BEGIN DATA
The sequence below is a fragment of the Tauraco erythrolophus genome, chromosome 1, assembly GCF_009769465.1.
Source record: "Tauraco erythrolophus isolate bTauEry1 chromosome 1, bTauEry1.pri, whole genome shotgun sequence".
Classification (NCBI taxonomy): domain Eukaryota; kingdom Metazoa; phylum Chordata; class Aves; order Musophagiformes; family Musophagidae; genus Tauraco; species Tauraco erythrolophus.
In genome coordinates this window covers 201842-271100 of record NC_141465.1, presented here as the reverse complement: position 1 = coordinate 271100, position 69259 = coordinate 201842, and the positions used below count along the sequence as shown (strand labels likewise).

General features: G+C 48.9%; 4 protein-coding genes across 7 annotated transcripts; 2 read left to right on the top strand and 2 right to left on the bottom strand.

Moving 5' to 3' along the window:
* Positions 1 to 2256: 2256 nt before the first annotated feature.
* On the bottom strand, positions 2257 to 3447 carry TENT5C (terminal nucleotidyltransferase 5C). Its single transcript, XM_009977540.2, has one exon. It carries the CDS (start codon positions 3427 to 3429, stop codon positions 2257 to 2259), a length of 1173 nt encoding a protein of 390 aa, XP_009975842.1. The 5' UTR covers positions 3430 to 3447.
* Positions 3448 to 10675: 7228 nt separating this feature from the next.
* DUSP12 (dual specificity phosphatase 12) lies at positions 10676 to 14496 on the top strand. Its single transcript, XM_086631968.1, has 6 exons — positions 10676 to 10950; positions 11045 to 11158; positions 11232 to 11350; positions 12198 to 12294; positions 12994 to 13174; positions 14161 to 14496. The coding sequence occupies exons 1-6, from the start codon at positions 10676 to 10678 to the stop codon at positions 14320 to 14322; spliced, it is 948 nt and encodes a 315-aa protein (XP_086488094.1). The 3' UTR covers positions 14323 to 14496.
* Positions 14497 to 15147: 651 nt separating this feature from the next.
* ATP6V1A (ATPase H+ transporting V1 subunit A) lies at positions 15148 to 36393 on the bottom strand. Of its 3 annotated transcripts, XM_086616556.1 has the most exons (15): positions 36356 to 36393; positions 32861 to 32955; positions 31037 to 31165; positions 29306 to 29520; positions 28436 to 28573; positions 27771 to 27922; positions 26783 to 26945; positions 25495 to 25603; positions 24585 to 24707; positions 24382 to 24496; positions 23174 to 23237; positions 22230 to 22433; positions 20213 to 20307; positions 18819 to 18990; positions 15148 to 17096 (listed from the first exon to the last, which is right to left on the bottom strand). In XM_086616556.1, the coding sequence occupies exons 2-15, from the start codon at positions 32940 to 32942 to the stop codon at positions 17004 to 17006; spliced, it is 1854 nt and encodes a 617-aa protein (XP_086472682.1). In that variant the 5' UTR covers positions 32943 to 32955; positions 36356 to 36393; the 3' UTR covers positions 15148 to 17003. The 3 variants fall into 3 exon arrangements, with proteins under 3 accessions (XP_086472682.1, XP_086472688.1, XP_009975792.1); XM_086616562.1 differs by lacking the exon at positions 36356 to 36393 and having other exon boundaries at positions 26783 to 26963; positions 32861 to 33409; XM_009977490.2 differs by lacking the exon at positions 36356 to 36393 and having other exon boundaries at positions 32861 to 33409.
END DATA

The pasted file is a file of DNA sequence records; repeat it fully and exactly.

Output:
The sequence below is a fragment of the Tauraco erythrolophus genome, chromosome 1, assembly GCF_009769465.1.
Source record: "Tauraco erythrolophus isolate bTauEry1 chromosome 1, bTauEry1.pri, whole genome shotgun sequence".
Classification (NCBI taxonomy): domain Eukaryota; kingdom Metazoa; phylum Chordata; class Aves; order Musophagiformes; family Musophagidae; genus Tauraco; species Tauraco erythrolophus.
In genome coordinates this window covers 201842-271100 of record NC_141465.1, presented here as the reverse complement: position 1 = coordinate 271100, position 69259 = coordinate 201842, and the positions used below count along the sequence as shown (strand labels likewise).

General features: G+C 48.9%; 4 protein-coding genes across 7 annotated transcripts; 2 read left to right on the top strand and 2 right to left on the bottom strand.

Moving 5' to 3' along the window:
* Positions 1 to 2256: 2256 nt before the first annotated feature.
* On the bottom strand, positions 2257 to 3447 carry TENT5C (terminal nucleotidyltransferase 5C). Its single transcript, XM_009977540.2, has one exon. It carries the CDS (start codon positions 3427 to 3429, stop codon positions 2257 to 2259), a length of 1173 nt encoding a protein of 390 aa, XP_009975842.1. The 5' UTR covers positions 3430 to 3447.
* Positions 3448 to 10675: 7228 nt separating this feature from the next.
* DUSP12 (dual specificity phosphatase 12) lies at positions 10676 to 14496 on the top strand. Its single transcript, XM_086631968.1, has 6 exons — positions 10676 to 10950; positions 11045 to 11158; positions 11232 to 11350; positions 12198 to 12294; positions 12994 to 13174; positions 14161 to 14496. The coding sequence occupies exons 1-6, from the start codon at positions 10676 to 10678 to the stop codon at positions 14320 to 14322; spliced, it is 948 nt and encodes a 315-aa protein (XP_086488094.1). The 3' UTR covers positions 14323 to 14496.
* Positions 14497 to 15147: 651 nt separating this feature from the next.
* ATP6V1A (ATPase H+ transporting V1 subunit A) lies at positions 15148 to 36393 on the bottom strand. Of its 3 annotated transcripts, XM_086616556.1 has the most exons (15): positions 36356 to 36393; positions 32861 to 32955; positions 31037 to 31165; positions 29306 to 29520; positions 28436 to 28573; positions 27771 to 27922; positions 26783 to 26945; positions 25495 to 25603; positions 24585 to 24707; positions 24382 to 24496; positions 23174 to 23237; positions 22230 to 22433; positions 20213 to 20307; positions 18819 to 18990; positions 15148 to 17096 (listed from the first exon to the last, which is right to left on the bottom strand). In XM_086616556.1, the coding sequence occupies exons 2-15, from the start codon at positions 32940 to 32942 to the stop codon at positions 17004 to 17006; spliced, it is 1854 nt and encodes a 617-aa protein (XP_086472682.1). In that variant the 5' UTR covers positions 32943 to 32955; positions 36356 to 36393; the 3' UTR covers positions 15148 to 17003. The 3 variants fall into 3 exon arrangements, with proteins under 3 accessions (XP_086472682.1, XP_086472688.1, XP_009975792.1); XM_086616562.1 differs by lacking the exon at positions 36356 to 36393 and having other exon boundaries at positions 26783 to 26963; positions 32861 to 33409; XM_009977490.2 differs by lacking the exon at positions 36356 to 36393 and having other exon boundaries at positions 32861 to 33409.